The molecular mechanism of the uptake of lipid particles such as lipoproteins and apoptotic cells plays an important role in the transport and metabolism of fats such as cholesterol, triglycerides, and phospholipids. The attractive matter on the molecular mechanism is the ligand-receptor system, which permits the specific interaction of the lipid particles with specific cells in organs. For example, low-density lipoprotein (LDL), a native lipid particles consisting with cholesterol, ApoB-100, phospholipids, and lipophilic vitamins functions to transport cholesterol and vitamins from liver to peripheral tissues. LDL receptors on cells are responsible to the binding and following endocytosis of the LDL where ApoB-100 and ApoE on the LDL act as ligands to the LDL receptors. However, once the LDL is oxidized, scavenger receptors, instead of LDL receptors, act to recognize the oxidized LDL (OxLDL) where ApoB-100 and ApoE are not ligands to the scavenger receptors. Scavenger receptors are typically expressing on the mononuclear phagocyte cells including macrophages, monocytes, and endothelial cells.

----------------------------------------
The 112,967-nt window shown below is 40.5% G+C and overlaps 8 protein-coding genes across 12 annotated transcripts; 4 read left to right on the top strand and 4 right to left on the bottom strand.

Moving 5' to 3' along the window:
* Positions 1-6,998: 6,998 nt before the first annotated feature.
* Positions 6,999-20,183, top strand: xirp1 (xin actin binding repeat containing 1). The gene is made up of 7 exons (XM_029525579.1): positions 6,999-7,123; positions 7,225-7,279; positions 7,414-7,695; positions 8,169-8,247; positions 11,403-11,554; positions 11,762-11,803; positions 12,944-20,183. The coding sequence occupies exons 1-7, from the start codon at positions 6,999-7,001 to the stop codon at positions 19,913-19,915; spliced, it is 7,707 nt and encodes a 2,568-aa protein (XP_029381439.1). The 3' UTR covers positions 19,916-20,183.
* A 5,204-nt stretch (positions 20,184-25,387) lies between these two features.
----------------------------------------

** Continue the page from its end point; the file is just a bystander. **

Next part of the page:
It is believed that OxLDL specifically expresses carboxyl groups on its surface and that scavenger receptors bind to the OxLDL via the carboxyl groups as ligands. Phosphatidylserine (PS), a characteristic phospholipid with a carboxyl group on its hydrophilic head group, is a known component of bilayer membrane and is asymmetrically localized in the intracellular membrane of living cells. However, PS is detected specifically on the surface of apoptotic cells that are detectable by the specific binding of annexin V to PS (Koopman et al., 1994; Martin et al., 1995). Consequently, it can be assumed that the asymmetry of the bilayer membrane disappears on the apoptosis of cells and that PS is exposed on the cell surface by the flip-flop. In addition, previous reports describe that the PS is detected on the activated platelets (Thiagarajan & Tait, 1990), senescent erythrocytes (Schroit & Zwaal, 1991), and nuclei from erythroblasts (Yoshida et al., 2005). A specific receptor to PS has been identified on the phagocytes, enabling phagocytes to recognize the biomembrane exposing PS and to eliminate it (Fadok et al., 1992, 2000).